Thinking is our land mind, judging is sentencing us to more suffering in the PTSD world.

Now, I work to take the power from my unworthy thoughts that resist.

It is a journey, our awareness of life minute to minute does not end until we exit this planet.



My journeys (PTSD) current state of mind (Healing)



Awkward and uncomfortable is how I would describe my PTSD now.

It took all my effort and determination to heal the first time. My childhood trauma resisted many different therapies and holistic cures.

Our path is not very well illuminated, hard to tell the proper avenue to choose or the right direction to proceed. PTSD has a confusing impact, a time distorting component and horrifying panic attacks.

When I finally healed, my life was trigger free, finally flowing with an ease. I thought healing was permanent but a new blood pressure medicine drained my energy and fired my nervous system up.

My PTSD symptoms returned. Things had changed, the intense fear and firing of my flight or fight mechanism did not happen. Meditation had enabled me to become friends with my fight or flight mechanism, I did not fear it going off.

In fact I learned to use the energy that surrounds our defense mechanism firing, while hiking.

Instead of terror and fear, I experienced uncomfortable and awkward.

Now, my symptoms will appear every so often, I am not afraid of them anymore. They do impact my life but I accept this as my cross to bear.

What has changed is my ability to focus and let go, the wisdom to discount traumas erroneous barrage of thoughts and judgments.

I can exist in a defense mode, letting the noise be released, making no decisions, having no opion that is reinforced until things settle down.

I have learned to let go of thought and read my senses, see and hear what is in front of me. It is soothing to step back and realize this PTSD is a mirage.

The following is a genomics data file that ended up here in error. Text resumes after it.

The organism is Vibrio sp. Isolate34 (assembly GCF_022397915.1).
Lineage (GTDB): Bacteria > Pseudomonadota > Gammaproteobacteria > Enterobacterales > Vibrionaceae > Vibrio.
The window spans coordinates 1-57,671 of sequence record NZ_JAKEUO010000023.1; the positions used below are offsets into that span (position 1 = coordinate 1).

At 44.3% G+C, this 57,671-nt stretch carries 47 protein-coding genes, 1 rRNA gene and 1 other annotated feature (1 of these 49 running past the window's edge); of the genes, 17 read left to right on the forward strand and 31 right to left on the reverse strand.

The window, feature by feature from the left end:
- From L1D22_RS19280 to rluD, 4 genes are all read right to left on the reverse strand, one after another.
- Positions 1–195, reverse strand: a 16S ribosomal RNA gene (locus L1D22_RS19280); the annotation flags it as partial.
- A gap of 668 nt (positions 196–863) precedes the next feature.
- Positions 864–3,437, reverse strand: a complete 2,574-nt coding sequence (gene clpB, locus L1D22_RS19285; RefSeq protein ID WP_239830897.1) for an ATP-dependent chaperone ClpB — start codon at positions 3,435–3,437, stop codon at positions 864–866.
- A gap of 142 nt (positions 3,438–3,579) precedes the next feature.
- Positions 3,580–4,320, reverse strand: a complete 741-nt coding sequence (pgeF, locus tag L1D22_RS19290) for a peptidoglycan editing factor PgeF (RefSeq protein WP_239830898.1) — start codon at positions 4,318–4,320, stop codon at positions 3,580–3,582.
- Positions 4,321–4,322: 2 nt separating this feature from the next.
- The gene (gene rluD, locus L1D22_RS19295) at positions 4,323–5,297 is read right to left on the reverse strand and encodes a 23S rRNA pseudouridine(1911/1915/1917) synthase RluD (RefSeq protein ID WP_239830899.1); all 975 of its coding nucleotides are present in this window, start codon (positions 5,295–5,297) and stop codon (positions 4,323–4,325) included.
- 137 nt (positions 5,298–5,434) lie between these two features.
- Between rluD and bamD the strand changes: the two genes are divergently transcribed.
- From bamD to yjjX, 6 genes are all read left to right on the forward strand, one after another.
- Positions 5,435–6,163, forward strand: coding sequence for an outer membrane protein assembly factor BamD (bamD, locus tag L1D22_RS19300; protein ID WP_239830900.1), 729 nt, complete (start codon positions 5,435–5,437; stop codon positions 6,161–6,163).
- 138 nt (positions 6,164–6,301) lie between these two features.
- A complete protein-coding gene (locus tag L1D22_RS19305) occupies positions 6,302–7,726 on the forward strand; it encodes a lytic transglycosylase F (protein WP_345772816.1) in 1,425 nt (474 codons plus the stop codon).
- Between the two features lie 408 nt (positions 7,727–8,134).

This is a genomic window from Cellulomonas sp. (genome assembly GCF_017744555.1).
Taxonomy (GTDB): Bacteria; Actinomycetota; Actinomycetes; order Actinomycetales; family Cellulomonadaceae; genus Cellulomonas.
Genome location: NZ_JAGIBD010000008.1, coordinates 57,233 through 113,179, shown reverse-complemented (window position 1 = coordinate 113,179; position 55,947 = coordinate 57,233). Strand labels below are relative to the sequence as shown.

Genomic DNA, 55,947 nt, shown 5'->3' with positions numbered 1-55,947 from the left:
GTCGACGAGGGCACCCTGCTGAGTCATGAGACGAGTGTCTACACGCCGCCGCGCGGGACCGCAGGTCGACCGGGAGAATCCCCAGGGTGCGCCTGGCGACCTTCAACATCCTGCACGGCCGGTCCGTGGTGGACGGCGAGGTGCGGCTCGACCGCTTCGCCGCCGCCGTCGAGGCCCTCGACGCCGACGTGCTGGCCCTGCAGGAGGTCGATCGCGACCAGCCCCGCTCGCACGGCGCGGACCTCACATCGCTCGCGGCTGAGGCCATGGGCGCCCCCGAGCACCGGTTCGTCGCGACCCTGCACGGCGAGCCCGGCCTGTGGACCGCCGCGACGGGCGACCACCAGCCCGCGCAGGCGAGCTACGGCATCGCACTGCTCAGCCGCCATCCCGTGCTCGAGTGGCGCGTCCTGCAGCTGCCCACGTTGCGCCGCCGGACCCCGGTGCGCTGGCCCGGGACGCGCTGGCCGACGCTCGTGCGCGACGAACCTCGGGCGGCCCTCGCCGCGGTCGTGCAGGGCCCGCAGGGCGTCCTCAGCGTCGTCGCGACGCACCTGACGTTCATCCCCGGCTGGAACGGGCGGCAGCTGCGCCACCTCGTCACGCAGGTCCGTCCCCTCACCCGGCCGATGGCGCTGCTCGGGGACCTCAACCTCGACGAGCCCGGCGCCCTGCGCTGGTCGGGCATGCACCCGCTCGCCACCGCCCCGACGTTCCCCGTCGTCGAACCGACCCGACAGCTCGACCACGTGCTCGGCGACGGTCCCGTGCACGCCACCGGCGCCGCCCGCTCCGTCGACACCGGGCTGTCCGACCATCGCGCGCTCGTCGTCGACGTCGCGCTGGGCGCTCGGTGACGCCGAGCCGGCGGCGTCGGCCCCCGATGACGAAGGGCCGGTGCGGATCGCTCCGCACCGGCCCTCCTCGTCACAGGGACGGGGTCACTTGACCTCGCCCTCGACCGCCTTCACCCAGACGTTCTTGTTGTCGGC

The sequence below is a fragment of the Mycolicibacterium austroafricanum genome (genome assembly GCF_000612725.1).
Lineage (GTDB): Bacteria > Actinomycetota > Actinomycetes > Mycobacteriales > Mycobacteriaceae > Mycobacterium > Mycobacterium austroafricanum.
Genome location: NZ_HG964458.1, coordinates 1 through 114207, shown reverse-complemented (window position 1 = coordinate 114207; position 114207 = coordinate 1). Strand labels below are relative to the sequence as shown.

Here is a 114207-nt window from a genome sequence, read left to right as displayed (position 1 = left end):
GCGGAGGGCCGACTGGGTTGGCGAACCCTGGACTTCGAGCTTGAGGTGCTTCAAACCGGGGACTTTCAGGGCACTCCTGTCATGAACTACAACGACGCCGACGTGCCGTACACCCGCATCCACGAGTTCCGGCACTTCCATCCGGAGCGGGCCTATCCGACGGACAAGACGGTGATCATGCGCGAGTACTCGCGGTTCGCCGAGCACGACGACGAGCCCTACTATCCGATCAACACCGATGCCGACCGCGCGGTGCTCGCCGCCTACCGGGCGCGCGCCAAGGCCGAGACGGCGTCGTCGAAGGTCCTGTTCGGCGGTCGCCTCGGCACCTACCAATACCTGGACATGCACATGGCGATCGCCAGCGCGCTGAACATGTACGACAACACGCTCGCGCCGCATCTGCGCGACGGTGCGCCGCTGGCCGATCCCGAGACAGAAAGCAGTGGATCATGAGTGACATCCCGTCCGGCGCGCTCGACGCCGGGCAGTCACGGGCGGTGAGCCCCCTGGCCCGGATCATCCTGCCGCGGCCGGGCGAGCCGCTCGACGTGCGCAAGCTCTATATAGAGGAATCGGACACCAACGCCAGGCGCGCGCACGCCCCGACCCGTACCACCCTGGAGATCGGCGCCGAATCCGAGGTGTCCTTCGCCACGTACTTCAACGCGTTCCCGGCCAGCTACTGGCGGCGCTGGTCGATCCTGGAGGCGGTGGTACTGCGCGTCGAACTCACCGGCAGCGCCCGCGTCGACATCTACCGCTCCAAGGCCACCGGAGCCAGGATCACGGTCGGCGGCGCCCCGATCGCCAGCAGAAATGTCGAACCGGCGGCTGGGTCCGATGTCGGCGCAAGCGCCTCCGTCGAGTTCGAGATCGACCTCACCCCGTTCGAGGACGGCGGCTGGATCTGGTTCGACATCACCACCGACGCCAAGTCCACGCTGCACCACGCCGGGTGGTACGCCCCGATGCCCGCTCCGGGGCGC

My triggers are still an issue at times but the issue has a much less intimidating consequence.

Trusting that being empty of thought and aware of this immediate moment, is my default position.

My tools are simple, concrete and immediate.

My tools are not complex or voluminous but gain power through repetition and application.

PTSD is not as scary when the fight or flight mechanism has become your friend.



Yes I have asked “Why am I so much different?



Why can I do extremely difficult tasks but find simple things that others do with ease, extremely awkward and sometimes painful.

I have healed once, been back in the throes of PTSD, and eventually found my way out again.

After all this, my triggers do not fire my fight or flight mechanism but unworthy thoughts still exist in the farthest reaches of my mind.

Focused and centered, I enter into scary trigger situations before I surrender to avoidance and fear.

I refuse to let trauma fear dictate my behavior.

Call it hard headed, or my dad would win or anything you like, I battle my trauma for control of my life.

It is a challenge I freely accept in its entirety.

Take calculated risks with PTSD, the triggers are a mirage.

Go towards your triggers, get comfortable in awkward situations, test yourself, grow, risk, be alive.

Die battling rather than give up.

Attitude and effort are under our control.

Live a good life, die a good death, refuse to suffer as a victim!

We have all the courage we need!



Small, specific exercises during the day, can become a strong habit in due time.



When we find ourselves distracted, unfocused, mind wandering, use the senses, see, hear, touch, smell, and taste to come back to now.

I use sight first, then sound followed by the aroma of my environment.

Our five senses are ever present, no thought is necessary to become intensely aware of the stimulus they detect.

We observe our senses without judgment.

We are gathering the current data our senses have detected.

I look at where I am, then find an object to focus on.

At times I find perfection in a flower, a tree, rain or nature.

When I hike, my eyes dominate my existence.

If I am out in nature, the need for my “Ego” (Identity) lessons.

The smells are intoxicating.

Quiet down and become an observant sponge.

Listen to subtle calls of the birds, the silence of being out in nature away from the noise of the city.

If this is not possible, sit quietly and focus intently on the breath while letting thoughts clear.

Meditation can take you out in the woods inside your mind.

Escape the craziness of your mind for brief moments, meditate.